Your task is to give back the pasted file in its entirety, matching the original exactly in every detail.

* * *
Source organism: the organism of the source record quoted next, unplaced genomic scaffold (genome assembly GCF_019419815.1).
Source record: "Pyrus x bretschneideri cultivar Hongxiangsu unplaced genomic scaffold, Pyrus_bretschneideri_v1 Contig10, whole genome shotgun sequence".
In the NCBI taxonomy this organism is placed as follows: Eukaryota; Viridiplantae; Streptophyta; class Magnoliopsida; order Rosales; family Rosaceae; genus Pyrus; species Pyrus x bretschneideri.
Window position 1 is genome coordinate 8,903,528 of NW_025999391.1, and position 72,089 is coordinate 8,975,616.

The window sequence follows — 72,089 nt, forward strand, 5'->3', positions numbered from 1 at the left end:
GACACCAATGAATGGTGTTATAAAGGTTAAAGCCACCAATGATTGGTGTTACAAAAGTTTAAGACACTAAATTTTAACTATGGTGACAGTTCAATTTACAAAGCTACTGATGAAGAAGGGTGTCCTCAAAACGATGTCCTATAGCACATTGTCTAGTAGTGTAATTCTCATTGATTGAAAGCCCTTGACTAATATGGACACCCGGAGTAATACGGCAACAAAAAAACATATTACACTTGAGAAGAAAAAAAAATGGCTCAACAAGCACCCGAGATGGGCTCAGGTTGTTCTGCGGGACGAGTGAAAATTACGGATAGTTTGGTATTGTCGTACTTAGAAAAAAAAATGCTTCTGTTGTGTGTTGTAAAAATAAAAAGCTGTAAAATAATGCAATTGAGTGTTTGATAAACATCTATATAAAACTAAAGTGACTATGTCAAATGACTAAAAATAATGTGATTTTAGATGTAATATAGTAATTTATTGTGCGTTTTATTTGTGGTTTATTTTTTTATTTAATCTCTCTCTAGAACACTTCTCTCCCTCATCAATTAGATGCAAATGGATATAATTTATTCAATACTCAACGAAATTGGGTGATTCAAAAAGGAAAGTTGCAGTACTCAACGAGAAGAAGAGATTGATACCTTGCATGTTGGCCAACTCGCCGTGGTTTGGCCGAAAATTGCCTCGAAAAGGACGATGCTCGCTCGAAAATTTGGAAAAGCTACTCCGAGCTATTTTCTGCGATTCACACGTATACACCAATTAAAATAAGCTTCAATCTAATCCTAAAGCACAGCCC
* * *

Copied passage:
Source organism: the organism of the source record quoted next, unplaced genomic scaffold (genome assembly GCF_019419815.1).
Source record: "Pyrus x bretschneideri cultivar Hongxiangsu unplaced genomic scaffold, Pyrus_bretschneideri_v1 Contig10, whole genome shotgun sequence".
In the NCBI taxonomy this organism is placed as follows: Eukaryota; Viridiplantae; Streptophyta; class Magnoliopsida; order Rosales; family Rosaceae; genus Pyrus; species Pyrus x bretschneideri.
Window position 1 is genome coordinate 8,903,528 of NW_025999391.1, and position 72,089 is coordinate 8,975,616.

The window sequence follows — 72,089 nt, forward strand, 5'->3', positions numbered from 1 at the left end:
GACACCAATGAATGGTGTTATAAAGGTTAAAGCCACCAATGATTGGTGTTACAAAAGTTTAAGACACTAAATTTTAACTATGGTGACAGTTCAATTTACAAAGCTACTGATGAAGAAGGGTGTCCTCAAAACGATGTCCTATAGCACATTGTCTAGTAGTGTAATTCTCATTGATTGAAAGCCCTTGACTAATATGGACACCCGGAGTAATACGGCAACAAAAAAACATATTACACTTGAGAAGAAAAAAAAATGGCTCAACAAGCACCCGAGATGGGCTCAGGTTGTTCTGCGGGACGAGTGAAAATTACGGATAGTTTGGTATTGTCGTACTTAGAAAAAAAAATGCTTCTGTTGTGTGTTGTAAAAATAAAAAGCTGTAAAATAATGCAATTGAGTGTTTGATAAACATCTATATAAAACTAAAGTGACTATGTCAAATGACTAAAAATAATGTGATTTTAGATGTAATATAGTAATTTATTGTGCGTTTTATTTGTGGTTTATTTTTTTATTTAATCTCTCTCTAGAACACTTCTCTCCCTCATCAATTAGATGCAAATGGATATAATTTATTCAATACTCAACGAAATTGGGTGATTCAAAAAGGAAAGTTGCAGTACTCAACGAGAAGAAGAGATTGATACCTTGCATGTTGGCCAACTCGCCGTGGTTTGGCCGAAAATTGCCTCGAAAAGGACGATGCTCGCTCGAAAATTTGGAAAAGCTACTCCGAGCTATTTTCTGCGATTCACACGTATACACCAATTAAAATAAGCTTCAATCTAATCCTAAAGCACAGCCC